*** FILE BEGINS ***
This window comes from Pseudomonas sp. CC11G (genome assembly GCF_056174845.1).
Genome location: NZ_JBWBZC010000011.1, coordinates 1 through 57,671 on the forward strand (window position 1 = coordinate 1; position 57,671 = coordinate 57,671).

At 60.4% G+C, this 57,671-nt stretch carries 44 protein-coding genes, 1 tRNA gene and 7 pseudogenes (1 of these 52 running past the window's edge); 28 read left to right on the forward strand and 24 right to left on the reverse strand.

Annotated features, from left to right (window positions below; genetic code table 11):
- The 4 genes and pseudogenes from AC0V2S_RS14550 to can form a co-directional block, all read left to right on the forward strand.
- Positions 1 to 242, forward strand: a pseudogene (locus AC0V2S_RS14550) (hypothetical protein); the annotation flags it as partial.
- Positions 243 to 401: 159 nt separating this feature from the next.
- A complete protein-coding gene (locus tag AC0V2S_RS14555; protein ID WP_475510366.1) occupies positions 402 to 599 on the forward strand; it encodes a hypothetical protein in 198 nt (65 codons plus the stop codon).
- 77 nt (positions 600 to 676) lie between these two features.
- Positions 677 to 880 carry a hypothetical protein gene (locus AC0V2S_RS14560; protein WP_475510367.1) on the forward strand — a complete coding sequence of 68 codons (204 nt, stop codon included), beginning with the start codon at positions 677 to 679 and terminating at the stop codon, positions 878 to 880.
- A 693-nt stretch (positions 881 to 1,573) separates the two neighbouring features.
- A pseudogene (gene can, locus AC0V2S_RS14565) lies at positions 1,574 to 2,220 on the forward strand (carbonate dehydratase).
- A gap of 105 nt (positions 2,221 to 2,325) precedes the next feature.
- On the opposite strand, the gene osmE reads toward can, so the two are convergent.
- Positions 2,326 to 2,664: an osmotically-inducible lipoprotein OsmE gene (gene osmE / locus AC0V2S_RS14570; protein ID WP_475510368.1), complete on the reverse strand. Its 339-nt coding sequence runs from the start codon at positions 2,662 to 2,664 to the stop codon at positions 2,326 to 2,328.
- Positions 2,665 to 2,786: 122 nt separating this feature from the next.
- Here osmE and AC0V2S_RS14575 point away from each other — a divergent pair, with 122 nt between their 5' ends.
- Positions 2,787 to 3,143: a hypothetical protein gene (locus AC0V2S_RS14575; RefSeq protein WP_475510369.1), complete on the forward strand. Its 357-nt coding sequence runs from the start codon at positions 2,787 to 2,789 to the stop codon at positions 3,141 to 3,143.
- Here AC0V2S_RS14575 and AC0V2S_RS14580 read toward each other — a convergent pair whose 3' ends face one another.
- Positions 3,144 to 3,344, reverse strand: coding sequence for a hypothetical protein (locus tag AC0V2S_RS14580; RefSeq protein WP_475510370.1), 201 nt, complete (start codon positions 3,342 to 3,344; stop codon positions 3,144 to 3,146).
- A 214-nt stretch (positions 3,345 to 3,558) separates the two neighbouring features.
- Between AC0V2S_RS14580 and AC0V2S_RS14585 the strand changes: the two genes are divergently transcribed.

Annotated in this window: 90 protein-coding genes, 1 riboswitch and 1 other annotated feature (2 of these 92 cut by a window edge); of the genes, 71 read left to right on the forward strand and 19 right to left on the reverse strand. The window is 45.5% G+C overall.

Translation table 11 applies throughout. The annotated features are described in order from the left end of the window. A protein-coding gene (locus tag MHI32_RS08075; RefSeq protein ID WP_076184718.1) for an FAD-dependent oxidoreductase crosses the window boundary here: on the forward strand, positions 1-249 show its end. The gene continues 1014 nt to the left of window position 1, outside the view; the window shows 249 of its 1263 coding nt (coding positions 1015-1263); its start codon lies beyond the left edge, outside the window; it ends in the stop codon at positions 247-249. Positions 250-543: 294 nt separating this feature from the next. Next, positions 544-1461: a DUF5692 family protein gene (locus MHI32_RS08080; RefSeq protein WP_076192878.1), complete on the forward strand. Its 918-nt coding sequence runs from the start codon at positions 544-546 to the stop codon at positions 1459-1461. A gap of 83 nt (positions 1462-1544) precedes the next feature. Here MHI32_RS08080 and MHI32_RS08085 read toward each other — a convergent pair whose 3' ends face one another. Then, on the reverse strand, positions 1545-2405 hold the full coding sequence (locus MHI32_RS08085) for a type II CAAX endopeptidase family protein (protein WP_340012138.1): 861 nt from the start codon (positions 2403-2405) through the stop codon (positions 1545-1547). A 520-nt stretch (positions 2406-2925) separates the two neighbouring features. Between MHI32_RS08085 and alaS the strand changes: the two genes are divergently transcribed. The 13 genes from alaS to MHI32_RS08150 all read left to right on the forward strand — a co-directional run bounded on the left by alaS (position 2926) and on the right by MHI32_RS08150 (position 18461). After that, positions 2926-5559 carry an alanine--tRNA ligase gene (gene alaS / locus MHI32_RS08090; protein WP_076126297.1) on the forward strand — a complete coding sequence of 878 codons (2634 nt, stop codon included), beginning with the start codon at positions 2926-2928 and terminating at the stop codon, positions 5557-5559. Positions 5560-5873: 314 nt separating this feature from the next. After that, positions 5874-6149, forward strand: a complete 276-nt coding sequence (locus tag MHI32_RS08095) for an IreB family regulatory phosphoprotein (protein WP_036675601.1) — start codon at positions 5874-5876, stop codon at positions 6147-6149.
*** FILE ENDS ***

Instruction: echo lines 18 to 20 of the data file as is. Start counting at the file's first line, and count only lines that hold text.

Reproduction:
- Positions 2,787 to 3,143: a hypothetical protein gene (locus AC0V2S_RS14575; RefSeq protein WP_475510369.1), complete on the forward strand. Its 357-nt coding sequence runs from the start codon at positions 2,787 to 2,789 to the stop codon at positions 3,141 to 3,143.
- Here AC0V2S_RS14575 and AC0V2S_RS14580 read toward each other — a convergent pair whose 3' ends face one another.
- Positions 3,144 to 3,344, reverse strand: coding sequence for a hypothetical protein (locus tag AC0V2S_RS14580; RefSeq protein WP_475510370.1), 201 nt, complete (start codon positions 3,342 to 3,344; stop codon positions 3,144 to 3,146).